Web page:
Antibiotic resistance: Hello All! Hope... - Lung Conditions C...

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Antibiotic resistance

D0n49 profile image
13 Replies

Hello All!

Hope you’re keeping well! Have not been on here for some time, but seeking guidance from you kind people once again please...

My Dad’s recent sputum sample has revealed a resistance to Amoxicillin - is this something I should be worried about please?

13 Replies
Littlepom profile image
Littlepom

Your father is not being given the correct antibiotic for whichever bacteria is in his sputum. I don't know which condition he has but amoxyl is about as useful as a packet of smarties in conditions such as bronchiectasis. The GP should send off a sample and prescribe him the right antibiotic in accordance with what comes back. Quite honestly the GP should know this.

D0n49 profile image
D0n49 in reply to Littlepom

Thanks Littlepom! Our GP Surgery have done very little to manage my Dad’s COPD other than to give him an inhaler.

Truth be told we had always just accepted he has a cough and wheeziness attributed to asbestos in his lungs from working in the building trade. It wasn’t until my Mum was diagnosed with COPD, after being hospitalised with COVID, and battled a year of chest infections that I was at my wit’s end and discovered our Local Respiratory Nurses. They have been amazing and it’s them who have been helping me to get my Parents on the correct inhalers and have sputum samples tested.

I just feel bad that my Dad has been suffering unnecessarily all this time with persistent coughing. But the Doctor has finally prescribed some other antibiotics and together with the carbocisteine tablets the Respiratory Nurse got him started on I hope he will at long last get some proper relief and maybe a decent nights sleep (for all of us 🤞🏻)

Littlepom profile image
Littlepom in reply to D0n49

I can’t understand why your father has not been referred to a respiratory consultant years ago. COPD and asbestos lung disease are two very different things and require different management to give the patient a quality of life. Your father badly needs a proper diagnosis so that his needs can be met and his suffering eased. Asbestosis in particular has its own specialists and departments. I’m afraid that we put far too much trust in GPs who are woefully badly trained in lung conditions. Having 72 years of bronchiectasis I know this only too well. Also, your father needs the equipment of a large hospital (ct scans, extensive spirometry) to diagnose properly. A respiratory consultant will advise your father’s GP on his proper treatment, rather than the hap hazard prescription of inhalers and antibiotics that has been going on for far too long. You need to insist, as a matter of urgency, that your father is referred to a really good respiratory consultant at the respiratory department of his nearest big teaching hospital. Don’t take no for an answer.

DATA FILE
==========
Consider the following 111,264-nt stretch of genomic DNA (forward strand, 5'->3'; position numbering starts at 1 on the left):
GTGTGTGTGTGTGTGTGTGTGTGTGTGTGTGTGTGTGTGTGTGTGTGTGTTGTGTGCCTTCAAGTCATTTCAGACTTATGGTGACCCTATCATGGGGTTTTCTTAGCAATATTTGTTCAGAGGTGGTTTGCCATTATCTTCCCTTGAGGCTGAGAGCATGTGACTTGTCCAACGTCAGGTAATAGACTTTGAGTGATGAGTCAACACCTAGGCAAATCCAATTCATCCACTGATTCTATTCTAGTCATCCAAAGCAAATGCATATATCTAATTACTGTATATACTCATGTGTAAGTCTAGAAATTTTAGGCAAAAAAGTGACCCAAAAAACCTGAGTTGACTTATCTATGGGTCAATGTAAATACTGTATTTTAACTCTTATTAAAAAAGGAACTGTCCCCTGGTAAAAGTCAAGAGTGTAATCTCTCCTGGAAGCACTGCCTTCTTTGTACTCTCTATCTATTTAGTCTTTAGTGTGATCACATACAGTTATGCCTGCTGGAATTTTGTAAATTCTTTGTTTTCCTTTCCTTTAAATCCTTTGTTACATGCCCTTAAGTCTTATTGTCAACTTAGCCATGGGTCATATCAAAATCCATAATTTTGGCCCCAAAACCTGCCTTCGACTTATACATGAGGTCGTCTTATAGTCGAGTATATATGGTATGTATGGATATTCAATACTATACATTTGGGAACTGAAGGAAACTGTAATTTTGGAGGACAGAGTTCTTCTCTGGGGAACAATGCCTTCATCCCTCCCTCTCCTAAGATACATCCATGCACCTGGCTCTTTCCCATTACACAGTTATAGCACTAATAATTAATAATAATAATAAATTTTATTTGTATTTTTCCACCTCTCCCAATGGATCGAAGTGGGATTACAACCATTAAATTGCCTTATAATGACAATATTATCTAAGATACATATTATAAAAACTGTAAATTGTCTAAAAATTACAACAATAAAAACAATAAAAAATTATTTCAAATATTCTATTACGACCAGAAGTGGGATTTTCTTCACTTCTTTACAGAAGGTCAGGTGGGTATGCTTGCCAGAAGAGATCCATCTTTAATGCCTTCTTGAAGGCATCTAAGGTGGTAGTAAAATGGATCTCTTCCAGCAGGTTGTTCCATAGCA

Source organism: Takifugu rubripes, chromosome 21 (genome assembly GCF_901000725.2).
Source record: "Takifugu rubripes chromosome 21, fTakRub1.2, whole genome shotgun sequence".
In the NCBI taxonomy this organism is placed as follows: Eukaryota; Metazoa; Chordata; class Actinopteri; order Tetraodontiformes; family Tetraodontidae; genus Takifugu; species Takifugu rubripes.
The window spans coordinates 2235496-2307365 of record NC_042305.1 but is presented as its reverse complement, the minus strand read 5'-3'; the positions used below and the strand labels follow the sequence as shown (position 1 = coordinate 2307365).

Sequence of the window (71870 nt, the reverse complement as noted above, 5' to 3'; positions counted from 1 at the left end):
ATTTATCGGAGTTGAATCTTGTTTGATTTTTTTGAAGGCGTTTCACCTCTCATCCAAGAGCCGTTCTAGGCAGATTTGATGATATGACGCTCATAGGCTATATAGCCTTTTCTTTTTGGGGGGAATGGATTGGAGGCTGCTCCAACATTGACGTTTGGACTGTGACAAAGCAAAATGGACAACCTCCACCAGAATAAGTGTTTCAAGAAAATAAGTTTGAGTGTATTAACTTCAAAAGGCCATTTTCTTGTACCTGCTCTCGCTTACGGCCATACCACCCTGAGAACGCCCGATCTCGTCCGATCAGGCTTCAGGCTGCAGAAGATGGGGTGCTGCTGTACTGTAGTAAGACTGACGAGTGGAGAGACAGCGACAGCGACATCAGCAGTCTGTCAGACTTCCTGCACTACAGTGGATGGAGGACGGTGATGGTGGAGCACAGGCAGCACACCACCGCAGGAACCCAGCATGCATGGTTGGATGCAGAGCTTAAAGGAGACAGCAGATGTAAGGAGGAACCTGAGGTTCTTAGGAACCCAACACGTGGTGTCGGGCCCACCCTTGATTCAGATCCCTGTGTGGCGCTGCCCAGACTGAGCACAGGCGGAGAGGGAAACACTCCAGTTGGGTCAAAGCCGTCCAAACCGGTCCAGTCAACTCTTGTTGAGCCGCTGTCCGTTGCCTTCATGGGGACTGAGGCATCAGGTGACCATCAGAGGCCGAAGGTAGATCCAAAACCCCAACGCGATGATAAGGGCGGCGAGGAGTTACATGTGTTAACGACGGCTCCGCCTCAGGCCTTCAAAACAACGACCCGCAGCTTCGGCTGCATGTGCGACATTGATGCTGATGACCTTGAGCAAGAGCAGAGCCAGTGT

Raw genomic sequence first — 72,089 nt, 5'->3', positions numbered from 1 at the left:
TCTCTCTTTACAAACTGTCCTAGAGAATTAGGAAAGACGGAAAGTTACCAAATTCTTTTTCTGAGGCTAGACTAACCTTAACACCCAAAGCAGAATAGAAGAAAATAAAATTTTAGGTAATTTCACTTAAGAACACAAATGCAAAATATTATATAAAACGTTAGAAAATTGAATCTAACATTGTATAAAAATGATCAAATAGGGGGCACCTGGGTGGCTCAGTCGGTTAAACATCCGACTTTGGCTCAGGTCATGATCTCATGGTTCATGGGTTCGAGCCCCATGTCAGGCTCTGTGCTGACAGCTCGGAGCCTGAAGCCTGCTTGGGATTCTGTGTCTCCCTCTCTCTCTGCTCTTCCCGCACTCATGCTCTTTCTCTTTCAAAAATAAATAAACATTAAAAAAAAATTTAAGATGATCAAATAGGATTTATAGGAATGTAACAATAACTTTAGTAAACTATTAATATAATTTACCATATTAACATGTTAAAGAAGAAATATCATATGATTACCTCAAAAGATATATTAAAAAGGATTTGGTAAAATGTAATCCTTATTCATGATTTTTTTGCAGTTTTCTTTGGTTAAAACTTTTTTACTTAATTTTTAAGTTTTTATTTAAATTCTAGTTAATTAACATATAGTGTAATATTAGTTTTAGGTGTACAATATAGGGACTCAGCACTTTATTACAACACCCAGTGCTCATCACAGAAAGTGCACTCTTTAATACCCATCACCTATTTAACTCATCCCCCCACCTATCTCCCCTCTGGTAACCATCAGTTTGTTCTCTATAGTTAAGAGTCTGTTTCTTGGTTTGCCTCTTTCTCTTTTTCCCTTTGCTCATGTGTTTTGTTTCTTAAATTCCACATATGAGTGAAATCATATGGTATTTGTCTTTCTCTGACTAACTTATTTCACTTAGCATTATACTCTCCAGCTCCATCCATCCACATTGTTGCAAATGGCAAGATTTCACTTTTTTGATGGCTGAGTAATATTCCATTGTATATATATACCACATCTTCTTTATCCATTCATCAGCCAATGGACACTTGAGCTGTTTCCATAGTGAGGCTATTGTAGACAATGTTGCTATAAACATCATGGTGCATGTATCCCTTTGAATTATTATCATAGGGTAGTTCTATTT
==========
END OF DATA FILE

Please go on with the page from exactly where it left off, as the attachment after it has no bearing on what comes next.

D0n49 profile image
D0n49 in reply to Littlepom

Littlepom, thank you so much for the great advice and support! I will get on the case - thank you!

Please stay well and take care 😊

Littlepom profile image
Littlepom in reply to D0n49

BTW if your father does have asbestos related lung disease there is a lot of support available to him. My friend was diagnosed with this and the asbestos society have accessed benefits, a lump sum and a blue badge for them. And of course, they are now getting the right treatment. So it is worth getting it sorted out.

CDPO16 profile image
CDPO16

No you don't need to worry. Amoxicillin is one of many antibiotics and a sample report saying that he has a resistance to it simply advises the doctor which antibiotic to prescribe that will treat the infection.

Patk1 profile image
Patk1 in reply to CDPO16

Great advice which id second CDP016

D0n49 profile image
D0n49 in reply to CDPO16

Thank you 😊

Lfcpremier profile image
Lfcpremier

This is common.Amoxicillin & trimethoprim have been so overused many are resistant to them.Many other antibiotics available,more tailored to individual requirements. Good luck!🤞

D0n49 profile image
D0n49 in reply to Lfcpremier

Thank you very much 😊

Charlie_G profile image
Charlie_G